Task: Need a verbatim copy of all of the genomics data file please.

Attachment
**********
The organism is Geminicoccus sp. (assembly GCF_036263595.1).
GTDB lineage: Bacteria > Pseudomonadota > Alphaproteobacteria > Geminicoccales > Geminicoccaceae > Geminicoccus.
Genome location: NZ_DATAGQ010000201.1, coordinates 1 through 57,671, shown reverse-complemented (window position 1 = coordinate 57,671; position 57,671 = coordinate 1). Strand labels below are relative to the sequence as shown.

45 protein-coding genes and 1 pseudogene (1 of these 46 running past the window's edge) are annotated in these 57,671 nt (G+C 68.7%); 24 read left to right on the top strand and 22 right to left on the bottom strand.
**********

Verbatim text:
The organism is Geminicoccus sp. (assembly GCF_036263595.1).
GTDB lineage: Bacteria > Pseudomonadota > Alphaproteobacteria > Geminicoccales > Geminicoccaceae > Geminicoccus.
Genome location: NZ_DATAGQ010000201.1, coordinates 1 through 57,671, shown reverse-complemented (window position 1 = coordinate 57,671; position 57,671 = coordinate 1). Strand labels below are relative to the sequence as shown.

45 protein-coding genes and 1 pseudogene (1 of these 46 running past the window's edge) are annotated in these 57,671 nt (G+C 68.7%); 24 read left to right on the top strand and 22 right to left on the bottom strand.